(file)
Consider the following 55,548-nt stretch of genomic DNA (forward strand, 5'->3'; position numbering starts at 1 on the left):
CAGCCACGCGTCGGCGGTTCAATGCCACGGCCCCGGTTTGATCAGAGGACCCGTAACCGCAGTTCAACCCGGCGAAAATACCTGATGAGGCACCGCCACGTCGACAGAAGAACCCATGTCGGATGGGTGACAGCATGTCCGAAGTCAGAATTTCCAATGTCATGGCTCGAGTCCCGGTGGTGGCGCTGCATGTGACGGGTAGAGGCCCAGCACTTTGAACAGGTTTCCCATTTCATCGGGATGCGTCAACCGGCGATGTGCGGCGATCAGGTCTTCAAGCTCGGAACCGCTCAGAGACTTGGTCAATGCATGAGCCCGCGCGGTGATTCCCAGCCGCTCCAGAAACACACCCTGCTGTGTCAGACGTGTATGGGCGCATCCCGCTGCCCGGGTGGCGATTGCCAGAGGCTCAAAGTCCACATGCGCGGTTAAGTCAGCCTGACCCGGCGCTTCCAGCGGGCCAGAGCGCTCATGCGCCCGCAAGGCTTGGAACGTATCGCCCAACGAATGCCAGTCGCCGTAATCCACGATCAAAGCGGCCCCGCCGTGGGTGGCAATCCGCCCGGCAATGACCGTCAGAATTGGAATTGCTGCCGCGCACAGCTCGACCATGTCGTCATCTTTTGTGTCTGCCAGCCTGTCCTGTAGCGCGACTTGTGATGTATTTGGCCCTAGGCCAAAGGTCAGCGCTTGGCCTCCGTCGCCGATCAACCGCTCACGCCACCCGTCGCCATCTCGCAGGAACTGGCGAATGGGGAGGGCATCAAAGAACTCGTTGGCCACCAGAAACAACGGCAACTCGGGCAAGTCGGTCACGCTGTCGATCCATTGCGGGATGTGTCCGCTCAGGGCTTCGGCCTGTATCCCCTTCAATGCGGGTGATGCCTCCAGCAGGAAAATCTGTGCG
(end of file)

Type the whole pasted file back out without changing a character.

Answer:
Consider the following 55,548-nt stretch of genomic DNA (forward strand, 5'->3'; position numbering starts at 1 on the left):
CAGCCACGCGTCGGCGGTTCAATGCCACGGCCCCGGTTTGATCAGAGGACCCGTAACCGCAGTTCAACCCGGCGAAAATACCTGATGAGGCACCGCCACGTCGACAGAAGAACCCATGTCGGATGGGTGACAGCATGTCCGAAGTCAGAATTTCCAATGTCATGGCTCGAGTCCCGGTGGTGGCGCTGCATGTGACGGGTAGAGGCCCAGCACTTTGAACAGGTTTCCCATTTCATCGGGATGCGTCAACCGGCGATGTGCGGCGATCAGGTCTTCAAGCTCGGAACCGCTCAGAGACTTGGTCAATGCATGAGCCCGCGCGGTGATTCCCAGCCGCTCCAGAAACACACCCTGCTGTGTCAGACGTGTATGGGCGCATCCCGCTGCCCGGGTGGCGATTGCCAGAGGCTCAAAGTCCACATGCGCGGTTAAGTCAGCCTGACCCGGCGCTTCCAGCGGGCCAGAGCGCTCATGCGCCCGCAAGGCTTGGAACGTATCGCCCAACGAATGCCAGTCGCCGTAATCCACGATCAAAGCGGCCCCGCCGTGGGTGGCAATCCGCCCGGCAATGACCGTCAGAATTGGAATTGCTGCCGCGCACAGCTCGACCATGTCGTCATCTTTTGTGTCTGCCAGCCTGTCCTGTAGCGCGACTTGTGATGTATTTGGCCCTAGGCCAAAGGTCAGCGCTTGGCCTCCGTCGCCGATCAACCGCTCACGCCACCCGTCGCCATCTCGCAGGAACTGGCGAATGGGGAGGGCATCAAAGAACTCGTTGGCCACCAGAAACAACGGCAACTCGGGCAAGTCGGTCACGCTGTCGATCCATTGCGGGATGTGTCCGCTCAGGGCTTCGGCCTGTATCCCCTTCAATGCGGGTGATGCCTCCAGCAGGAAAATCTGTGCG